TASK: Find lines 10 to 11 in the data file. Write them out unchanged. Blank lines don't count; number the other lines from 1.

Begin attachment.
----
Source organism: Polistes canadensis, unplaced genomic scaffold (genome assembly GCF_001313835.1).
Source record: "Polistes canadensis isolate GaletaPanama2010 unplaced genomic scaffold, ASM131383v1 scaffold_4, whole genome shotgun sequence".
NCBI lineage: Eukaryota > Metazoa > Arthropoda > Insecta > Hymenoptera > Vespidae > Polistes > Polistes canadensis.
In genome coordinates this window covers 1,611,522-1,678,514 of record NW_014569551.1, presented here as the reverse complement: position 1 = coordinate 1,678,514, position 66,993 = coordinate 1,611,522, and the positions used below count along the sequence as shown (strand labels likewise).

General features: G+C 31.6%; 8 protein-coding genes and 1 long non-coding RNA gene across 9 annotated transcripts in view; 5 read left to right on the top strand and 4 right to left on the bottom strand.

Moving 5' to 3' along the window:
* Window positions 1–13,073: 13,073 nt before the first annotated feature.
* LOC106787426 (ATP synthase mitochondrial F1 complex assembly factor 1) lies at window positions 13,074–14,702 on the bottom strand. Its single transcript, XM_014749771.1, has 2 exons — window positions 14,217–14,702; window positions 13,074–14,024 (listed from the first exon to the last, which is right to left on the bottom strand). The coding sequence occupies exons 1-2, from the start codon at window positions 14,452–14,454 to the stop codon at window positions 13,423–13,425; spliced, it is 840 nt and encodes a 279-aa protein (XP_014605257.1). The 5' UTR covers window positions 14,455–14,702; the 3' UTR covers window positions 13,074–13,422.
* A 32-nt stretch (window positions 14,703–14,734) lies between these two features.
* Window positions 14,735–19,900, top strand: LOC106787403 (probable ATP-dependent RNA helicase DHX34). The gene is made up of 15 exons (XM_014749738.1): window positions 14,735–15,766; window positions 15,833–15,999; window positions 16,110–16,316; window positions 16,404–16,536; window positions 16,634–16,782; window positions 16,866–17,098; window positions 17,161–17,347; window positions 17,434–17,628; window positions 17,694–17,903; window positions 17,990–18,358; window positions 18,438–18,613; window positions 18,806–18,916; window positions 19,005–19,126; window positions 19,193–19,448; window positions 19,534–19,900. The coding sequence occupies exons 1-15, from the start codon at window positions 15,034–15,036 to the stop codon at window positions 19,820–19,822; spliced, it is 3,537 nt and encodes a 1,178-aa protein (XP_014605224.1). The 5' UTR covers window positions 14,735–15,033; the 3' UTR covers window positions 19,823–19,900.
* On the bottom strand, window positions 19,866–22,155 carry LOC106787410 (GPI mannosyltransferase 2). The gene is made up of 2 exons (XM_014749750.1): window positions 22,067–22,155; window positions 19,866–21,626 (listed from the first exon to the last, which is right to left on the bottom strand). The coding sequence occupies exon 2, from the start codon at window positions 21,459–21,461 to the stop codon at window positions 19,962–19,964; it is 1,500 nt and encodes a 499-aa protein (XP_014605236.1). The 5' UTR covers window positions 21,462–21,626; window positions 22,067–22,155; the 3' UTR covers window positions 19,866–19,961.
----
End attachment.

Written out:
* Window positions 14,735–19,900, top strand: LOC106787403 (probable ATP-dependent RNA helicase DHX34). The gene is made up of 15 exons (XM_014749738.1): window positions 14,735–15,766; window positions 15,833–15,999; window positions 16,110–16,316; window positions 16,404–16,536; window positions 16,634–16,782; window positions 16,866–17,098; window positions 17,161–17,347; window positions 17,434–17,628; window positions 17,694–17,903; window positions 17,990–18,358; window positions 18,438–18,613; window positions 18,806–18,916; window positions 19,005–19,126; window positions 19,193–19,448; window positions 19,534–19,900. The coding sequence occupies exons 1-15, from the start codon at window positions 15,034–15,036 to the stop codon at window positions 19,820–19,822; spliced, it is 3,537 nt and encodes a 1,178-aa protein (XP_014605224.1). The 5' UTR covers window positions 14,735–15,033; the 3' UTR covers window positions 19,823–19,900.
* On the bottom strand, window positions 19,866–22,155 carry LOC106787410 (GPI mannosyltransferase 2). The gene is made up of 2 exons (XM_014749750.1): window positions 22,067–22,155; window positions 19,866–21,626 (listed from the first exon to the last, which is right to left on the bottom strand). The coding sequence occupies exon 2, from the start codon at window positions 21,459–21,461 to the stop codon at window positions 19,962–19,964; it is 1,500 nt and encodes a 499-aa protein (XP_014605236.1). The 5' UTR covers window positions 21,462–21,626; window positions 22,067–22,155; the 3' UTR covers window positions 19,866–19,961.